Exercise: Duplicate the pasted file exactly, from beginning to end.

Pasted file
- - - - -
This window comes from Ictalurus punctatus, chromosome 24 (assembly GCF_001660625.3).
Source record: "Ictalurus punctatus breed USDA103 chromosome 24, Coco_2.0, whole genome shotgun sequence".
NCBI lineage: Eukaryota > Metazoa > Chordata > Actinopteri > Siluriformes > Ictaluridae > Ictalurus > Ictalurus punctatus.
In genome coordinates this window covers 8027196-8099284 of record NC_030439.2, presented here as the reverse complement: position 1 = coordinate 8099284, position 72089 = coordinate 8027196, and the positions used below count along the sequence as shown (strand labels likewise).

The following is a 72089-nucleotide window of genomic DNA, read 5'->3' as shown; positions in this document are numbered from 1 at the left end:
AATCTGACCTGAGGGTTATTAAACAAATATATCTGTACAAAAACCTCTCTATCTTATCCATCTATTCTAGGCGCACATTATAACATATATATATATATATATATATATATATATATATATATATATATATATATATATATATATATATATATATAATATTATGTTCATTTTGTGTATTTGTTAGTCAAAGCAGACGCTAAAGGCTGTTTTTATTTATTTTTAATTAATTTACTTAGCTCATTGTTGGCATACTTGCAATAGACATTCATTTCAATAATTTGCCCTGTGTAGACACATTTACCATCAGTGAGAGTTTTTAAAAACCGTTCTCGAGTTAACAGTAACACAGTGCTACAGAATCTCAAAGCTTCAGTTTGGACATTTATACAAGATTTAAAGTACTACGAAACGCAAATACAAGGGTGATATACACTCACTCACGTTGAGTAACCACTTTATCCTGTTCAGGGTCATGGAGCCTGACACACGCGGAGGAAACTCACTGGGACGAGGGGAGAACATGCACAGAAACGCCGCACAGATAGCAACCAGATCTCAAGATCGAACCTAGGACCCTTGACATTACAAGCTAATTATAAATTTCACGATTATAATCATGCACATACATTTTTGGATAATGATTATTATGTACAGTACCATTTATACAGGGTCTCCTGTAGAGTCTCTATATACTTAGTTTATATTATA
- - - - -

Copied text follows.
This window comes from Ictalurus punctatus, chromosome 24 (assembly GCF_001660625.3).
Source record: "Ictalurus punctatus breed USDA103 chromosome 24, Coco_2.0, whole genome shotgun sequence".
NCBI lineage: Eukaryota > Metazoa > Chordata > Actinopteri > Siluriformes > Ictaluridae > Ictalurus > Ictalurus punctatus.
In genome coordinates this window covers 8027196-8099284 of record NC_030439.2, presented here as the reverse complement: position 1 = coordinate 8099284, position 72089 = coordinate 8027196, and the positions used below count along the sequence as shown (strand labels likewise).

The following is a 72089-nucleotide window of genomic DNA, read 5'->3' as shown; positions in this document are numbered from 1 at the left end:
AATCTGACCTGAGGGTTATTAAACAAATATATCTGTACAAAAACCTCTCTATCTTATCCATCTATTCTAGGCGCACATTATAACATATATATATATATATATATATATATATATATATATATATATATATATATATATATATATATATATATATAATATTATGTTCATTTTGTGTATTTGTTAGTCAAAGCAGACGCTAAAGGCTGTTTTTATTTATTTTTAATTAATTTACTTAGCTCATTGTTGGCATACTTGCAATAGACATTCATTTCAATAATTTGCCCTGTGTAGACACATTTACCATCAGTGAGAGTTTTTAAAAACCGTTCTCGAGTTAACAGTAACACAGTGCTACAGAATCTCAAAGCTTCAGTTTGGACATTTATACAAGATTTAAAGTACTACGAAACGCAAATACAAGGGTGATATACACTCACTCACGTTGAGTAACCACTTTATCCTGTTCAGGGTCATGGAGCCTGACACACGCGGAGGAAACTCACTGGGACGAGGGGAGAACATGCACAGAAACGCCGCACAGATAGCAACCAGATCTCAAGATCGAACCTAGGACCCTTGACATTACAAGCTAATTATAAATTTCACGATTATAATCATGCACATACATTTTTGGATAATGATTATTATGTACAGTACCATTTATACAGGGTCTCCTGTAGAGTCTCTATATACTTAGTTTATATTATA